Getting multiple rolls by rolling doubles is another potential player advantage that is determined entirely by chance. Players might choose to eliminate the doubles rule, impose Jail after the second doubles roll rather than the third, or reduce this element of chance by not recognizing it until all of the players complete either one or more circuits of the board. (This last strategy is similar to a common "house rule" in which players may not purchase a property until all players have completed one or more circuits. The two rules might also be used together.)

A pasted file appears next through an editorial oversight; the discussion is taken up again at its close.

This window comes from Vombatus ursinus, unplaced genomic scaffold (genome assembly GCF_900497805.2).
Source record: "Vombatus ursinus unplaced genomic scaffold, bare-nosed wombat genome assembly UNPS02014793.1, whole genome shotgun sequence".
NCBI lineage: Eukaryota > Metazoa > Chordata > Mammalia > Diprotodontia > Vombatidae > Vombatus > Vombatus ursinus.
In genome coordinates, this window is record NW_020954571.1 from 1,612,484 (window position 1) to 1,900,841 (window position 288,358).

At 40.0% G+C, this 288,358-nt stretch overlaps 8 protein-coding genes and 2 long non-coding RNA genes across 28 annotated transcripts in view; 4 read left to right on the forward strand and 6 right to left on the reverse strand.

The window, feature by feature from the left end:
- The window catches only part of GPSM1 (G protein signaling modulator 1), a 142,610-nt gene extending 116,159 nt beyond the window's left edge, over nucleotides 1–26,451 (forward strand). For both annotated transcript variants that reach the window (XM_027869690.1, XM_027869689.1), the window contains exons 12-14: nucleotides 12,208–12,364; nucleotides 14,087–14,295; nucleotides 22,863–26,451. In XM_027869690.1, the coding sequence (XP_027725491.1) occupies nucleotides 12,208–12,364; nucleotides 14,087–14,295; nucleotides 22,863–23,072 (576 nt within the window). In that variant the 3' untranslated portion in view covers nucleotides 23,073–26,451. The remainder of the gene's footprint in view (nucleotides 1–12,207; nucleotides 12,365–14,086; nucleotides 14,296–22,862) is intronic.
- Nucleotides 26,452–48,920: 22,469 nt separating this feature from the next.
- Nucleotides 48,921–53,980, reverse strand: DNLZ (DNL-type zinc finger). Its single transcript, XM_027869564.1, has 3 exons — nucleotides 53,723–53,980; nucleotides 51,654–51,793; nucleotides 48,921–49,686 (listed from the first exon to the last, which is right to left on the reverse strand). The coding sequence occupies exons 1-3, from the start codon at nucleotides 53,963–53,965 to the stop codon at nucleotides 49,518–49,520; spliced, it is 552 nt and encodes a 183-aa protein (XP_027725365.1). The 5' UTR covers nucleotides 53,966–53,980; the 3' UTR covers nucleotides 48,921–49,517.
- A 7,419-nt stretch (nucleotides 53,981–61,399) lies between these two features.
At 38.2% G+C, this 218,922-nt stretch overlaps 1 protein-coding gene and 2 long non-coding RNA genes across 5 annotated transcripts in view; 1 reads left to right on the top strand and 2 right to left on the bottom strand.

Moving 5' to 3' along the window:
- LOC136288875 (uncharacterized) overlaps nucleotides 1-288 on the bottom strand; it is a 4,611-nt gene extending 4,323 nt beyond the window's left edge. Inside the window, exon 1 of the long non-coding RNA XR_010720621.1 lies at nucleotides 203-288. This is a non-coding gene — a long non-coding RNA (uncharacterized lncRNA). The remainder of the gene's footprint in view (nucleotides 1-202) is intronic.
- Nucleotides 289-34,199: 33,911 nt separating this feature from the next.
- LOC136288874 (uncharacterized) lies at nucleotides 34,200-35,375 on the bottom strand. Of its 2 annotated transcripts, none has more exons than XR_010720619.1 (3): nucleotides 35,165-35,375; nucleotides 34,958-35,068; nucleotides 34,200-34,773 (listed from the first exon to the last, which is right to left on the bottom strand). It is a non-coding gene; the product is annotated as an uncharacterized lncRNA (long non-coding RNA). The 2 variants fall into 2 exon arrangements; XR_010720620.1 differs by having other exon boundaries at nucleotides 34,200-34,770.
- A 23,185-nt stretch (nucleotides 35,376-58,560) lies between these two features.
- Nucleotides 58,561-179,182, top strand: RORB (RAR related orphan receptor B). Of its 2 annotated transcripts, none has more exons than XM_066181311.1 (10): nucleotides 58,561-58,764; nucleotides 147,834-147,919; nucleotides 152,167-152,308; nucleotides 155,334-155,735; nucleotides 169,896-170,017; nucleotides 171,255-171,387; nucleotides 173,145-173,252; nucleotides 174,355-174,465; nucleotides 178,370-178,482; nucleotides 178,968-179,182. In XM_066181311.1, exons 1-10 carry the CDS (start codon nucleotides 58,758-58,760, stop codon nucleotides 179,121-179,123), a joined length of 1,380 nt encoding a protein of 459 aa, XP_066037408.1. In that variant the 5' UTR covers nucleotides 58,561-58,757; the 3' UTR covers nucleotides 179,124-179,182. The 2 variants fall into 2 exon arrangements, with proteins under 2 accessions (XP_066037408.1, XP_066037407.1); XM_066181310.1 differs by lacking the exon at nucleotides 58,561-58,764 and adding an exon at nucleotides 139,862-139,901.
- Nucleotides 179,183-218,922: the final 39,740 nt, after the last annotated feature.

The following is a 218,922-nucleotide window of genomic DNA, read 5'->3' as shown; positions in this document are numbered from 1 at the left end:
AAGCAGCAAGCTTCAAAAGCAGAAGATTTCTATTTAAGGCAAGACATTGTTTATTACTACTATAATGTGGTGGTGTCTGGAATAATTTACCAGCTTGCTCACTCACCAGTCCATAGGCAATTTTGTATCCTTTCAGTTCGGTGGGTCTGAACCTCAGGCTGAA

It should be noted, however, that modifying any rule related to Jail will likely have an effect on the value of the properties that follow Jail on the board. While the likelihood of rolling a 3 or 4 coming out of Jail is small, the likelihood of a roll that lands a player on an orange property is much higher. A roll or combination of rolls that lands a player on a red property is higher than the likelihood of landing on purple coming out of Jail, but not as likely as a roll landing on orange. The effect of Jail on the likelihood of landing on a property diminishes as players move beyond the red properties.
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